BEIJING - China's top court is set to bring in three new regulations aimed at ensuring judges are not swayed by family ties or other types of relationships when making legal decisions.
The move is the latest salvo in its attempts to deal with judicial corruption and began last year with the Supreme People's Court (SPC) starting to draft the three regulations.
The first regulation refers to avoiding possible conflicts of interest among judges, technically called recusal, because of the involvement in cases of family members who are lawyers.
The second tackles the pleading or interceding of the relatives of judges, their friends or other people.
And the third targets lax management and poor working practices on the part of some local courts and urges court staff members, especially judicial police officers, to perform their duties in accordance with the law.
The SPC said it has undertaken both open and secret investigations in some local courts to counter such activities. It added that the drafting of the three provisions is almost complete and that they will become active during the first half of the year.
The move follows a proposal during the 2010 session of the National Committee of the Chinese People's Political Consultative Conference from the Jiu San Society, a political party, that calls for the "deepening of the reform of the judicial system and prevention of judicial corruption". The committee then put forward six suggestions to target judicial corruption.
The Jiu San Society said judicial corruption largely comes as a result of offers of power and money, the abuse of judicial discretion, the involvement of senior officials and money in cases, and during cases that involve Mafia-like organizations.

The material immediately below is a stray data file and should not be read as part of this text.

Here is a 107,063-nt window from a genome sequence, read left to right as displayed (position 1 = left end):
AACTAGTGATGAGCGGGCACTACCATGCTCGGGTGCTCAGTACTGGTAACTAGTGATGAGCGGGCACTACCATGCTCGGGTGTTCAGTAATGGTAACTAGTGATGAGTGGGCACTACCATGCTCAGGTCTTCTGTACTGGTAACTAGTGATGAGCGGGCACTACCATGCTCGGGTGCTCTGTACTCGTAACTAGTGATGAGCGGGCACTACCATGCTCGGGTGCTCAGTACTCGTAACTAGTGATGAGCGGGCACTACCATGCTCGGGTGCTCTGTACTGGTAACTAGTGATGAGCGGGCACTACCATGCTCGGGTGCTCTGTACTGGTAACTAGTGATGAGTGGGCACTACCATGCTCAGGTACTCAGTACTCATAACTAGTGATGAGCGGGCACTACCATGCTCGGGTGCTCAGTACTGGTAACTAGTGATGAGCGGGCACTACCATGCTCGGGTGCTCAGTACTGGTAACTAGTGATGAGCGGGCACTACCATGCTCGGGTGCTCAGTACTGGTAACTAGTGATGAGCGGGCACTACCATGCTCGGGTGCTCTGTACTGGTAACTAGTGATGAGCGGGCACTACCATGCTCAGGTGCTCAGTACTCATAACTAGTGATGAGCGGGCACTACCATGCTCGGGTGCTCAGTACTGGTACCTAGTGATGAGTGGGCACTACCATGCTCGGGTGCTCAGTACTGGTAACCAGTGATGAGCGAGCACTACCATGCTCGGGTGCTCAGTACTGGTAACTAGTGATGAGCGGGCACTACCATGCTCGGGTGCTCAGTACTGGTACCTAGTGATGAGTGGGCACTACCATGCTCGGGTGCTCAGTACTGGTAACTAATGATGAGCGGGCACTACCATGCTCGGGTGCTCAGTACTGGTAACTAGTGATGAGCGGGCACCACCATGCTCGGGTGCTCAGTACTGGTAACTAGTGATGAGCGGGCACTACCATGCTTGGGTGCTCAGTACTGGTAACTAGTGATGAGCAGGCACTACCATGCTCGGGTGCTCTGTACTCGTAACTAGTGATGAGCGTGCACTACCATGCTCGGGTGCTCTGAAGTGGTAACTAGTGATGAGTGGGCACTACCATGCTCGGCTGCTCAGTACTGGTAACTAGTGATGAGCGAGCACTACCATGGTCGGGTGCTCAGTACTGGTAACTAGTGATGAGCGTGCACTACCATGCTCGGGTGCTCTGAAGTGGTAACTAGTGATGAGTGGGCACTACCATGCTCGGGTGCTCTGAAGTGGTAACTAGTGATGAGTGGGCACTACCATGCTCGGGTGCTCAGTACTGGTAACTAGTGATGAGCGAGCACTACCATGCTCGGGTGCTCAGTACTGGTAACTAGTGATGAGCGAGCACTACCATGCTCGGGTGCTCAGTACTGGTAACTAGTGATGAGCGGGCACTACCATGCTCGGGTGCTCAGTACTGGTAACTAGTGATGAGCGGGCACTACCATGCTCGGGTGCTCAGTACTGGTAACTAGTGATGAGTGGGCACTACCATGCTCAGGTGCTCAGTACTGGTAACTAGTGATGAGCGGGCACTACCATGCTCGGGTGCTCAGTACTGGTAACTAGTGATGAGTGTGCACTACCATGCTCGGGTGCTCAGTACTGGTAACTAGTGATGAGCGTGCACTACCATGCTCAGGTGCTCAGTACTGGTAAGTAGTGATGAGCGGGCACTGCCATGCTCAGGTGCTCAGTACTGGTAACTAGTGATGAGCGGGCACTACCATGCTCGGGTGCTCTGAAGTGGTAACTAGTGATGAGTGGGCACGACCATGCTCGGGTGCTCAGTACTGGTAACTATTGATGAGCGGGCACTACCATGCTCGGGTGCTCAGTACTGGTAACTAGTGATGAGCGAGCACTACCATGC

"Favors and relationships are the main reasons," said Hong Daode, a law professor at the China University of Political Science and Law.
"We can safely say that paying close attention to interference from relationships is the key to preventing judicial corruption."
Qian Jun, a Beijing-based lawyer, said the impact of the new rules may be felt more strongly in some communities than others.
"The new regulations, I think, will be more useful in smaller cities than in big ones," Qian said. "In small towns, with smaller populations, it is easier to have judicial collusions."
However, Qian said the regulations are not as necessary in metropolises where there is less potential for such conflicts of interest involving judges.
"Therefore, the regulations might still need further refinement," he said, noting that different rules could be applied in different judicial situations.
According to Hong, implementing regulations already on the books is also important.
"In addition, punishments for judges who are found to be responsible in such cases should be more severe, or else we will not be able to root out this thorny problem," he said.
The SPC has not yet determined what punishments will be available for judges found breaking the new regulations.
Cao Yin contributed to this story.
(China Daily 02/09/2011 page3)